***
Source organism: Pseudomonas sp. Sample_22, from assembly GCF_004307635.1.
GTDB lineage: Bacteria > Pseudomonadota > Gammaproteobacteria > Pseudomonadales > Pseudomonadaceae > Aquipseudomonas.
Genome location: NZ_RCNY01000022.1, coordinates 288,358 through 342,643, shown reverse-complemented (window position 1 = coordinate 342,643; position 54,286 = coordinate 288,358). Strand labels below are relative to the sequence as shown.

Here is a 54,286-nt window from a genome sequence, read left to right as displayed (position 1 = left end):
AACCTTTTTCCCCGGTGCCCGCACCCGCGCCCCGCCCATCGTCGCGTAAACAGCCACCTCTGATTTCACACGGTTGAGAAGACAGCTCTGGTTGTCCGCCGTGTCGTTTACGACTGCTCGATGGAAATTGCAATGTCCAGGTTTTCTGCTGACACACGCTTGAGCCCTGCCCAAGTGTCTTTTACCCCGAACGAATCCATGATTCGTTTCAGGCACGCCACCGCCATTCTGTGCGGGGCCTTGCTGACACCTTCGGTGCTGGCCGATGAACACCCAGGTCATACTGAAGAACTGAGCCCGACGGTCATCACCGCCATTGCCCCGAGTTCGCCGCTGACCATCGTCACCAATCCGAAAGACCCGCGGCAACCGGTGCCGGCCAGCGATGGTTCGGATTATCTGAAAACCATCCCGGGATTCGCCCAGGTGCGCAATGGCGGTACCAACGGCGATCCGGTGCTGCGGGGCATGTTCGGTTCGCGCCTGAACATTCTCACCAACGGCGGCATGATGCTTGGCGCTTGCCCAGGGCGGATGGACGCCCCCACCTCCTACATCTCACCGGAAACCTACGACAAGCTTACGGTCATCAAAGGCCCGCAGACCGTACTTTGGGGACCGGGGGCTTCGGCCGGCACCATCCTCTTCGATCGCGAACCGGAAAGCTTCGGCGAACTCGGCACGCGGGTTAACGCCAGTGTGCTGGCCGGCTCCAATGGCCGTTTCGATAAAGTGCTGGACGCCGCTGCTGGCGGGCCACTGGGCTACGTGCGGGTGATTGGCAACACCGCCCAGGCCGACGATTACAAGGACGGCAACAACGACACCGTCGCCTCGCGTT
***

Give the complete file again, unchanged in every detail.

Source organism: Pseudomonas sp. Sample_22, from assembly GCF_004307635.1.
GTDB lineage: Bacteria > Pseudomonadota > Gammaproteobacteria > Pseudomonadales > Pseudomonadaceae > Aquipseudomonas.
Genome location: NZ_RCNY01000022.1, coordinates 288,358 through 342,643, shown reverse-complemented (window position 1 = coordinate 342,643; position 54,286 = coordinate 288,358). Strand labels below are relative to the sequence as shown.

Here is a 54,286-nt window from a genome sequence, read left to right as displayed (position 1 = left end):
AACCTTTTTCCCCGGTGCCCGCACCCGCGCCCCGCCCATCGTCGCGTAAACAGCCACCTCTGATTTCACACGGTTGAGAAGACAGCTCTGGTTGTCCGCCGTGTCGTTTACGACTGCTCGATGGAAATTGCAATGTCCAGGTTTTCTGCTGACACACGCTTGAGCCCTGCCCAAGTGTCTTTTACCCCGAACGAATCCATGATTCGTTTCAGGCACGCCACCGCCATTCTGTGCGGGGCCTTGCTGACACCTTCGGTGCTGGCCGATGAACACCCAGGTCATACTGAAGAACTGAGCCCGACGGTCATCACCGCCATTGCCCCGAGTTCGCCGCTGACCATCGTCACCAATCCGAAAGACCCGCGGCAACCGGTGCCGGCCAGCGATGGTTCGGATTATCTGAAAACCATCCCGGGATTCGCCCAGGTGCGCAATGGCGGTACCAACGGCGATCCGGTGCTGCGGGGCATGTTCGGTTCGCGCCTGAACATTCTCACCAACGGCGGCATGATGCTTGGCGCTTGCCCAGGGCGGATGGACGCCCCCACCTCCTACATCTCACCGGAAACCTACGACAAGCTTACGGTCATCAAAGGCCCGCAGACCGTACTTTGGGGACCGGGGGCTTCGGCCGGCACCATCCTCTTCGATCGCGAACCGGAAAGCTTCGGCGAACTCGGCACGCGGGTTAACGCCAGTGTGCTGGCCGGCTCCAATGGCCGTTTCGATAAAGTGCTGGACGCCGCTGCTGGCGGGCCACTGGGCTACGTGCGGGTGATTGGCAACACCGCCCAGGCCGACGATTACAAGGACGGCAACAACGACACCGTCGCCTCGCGTT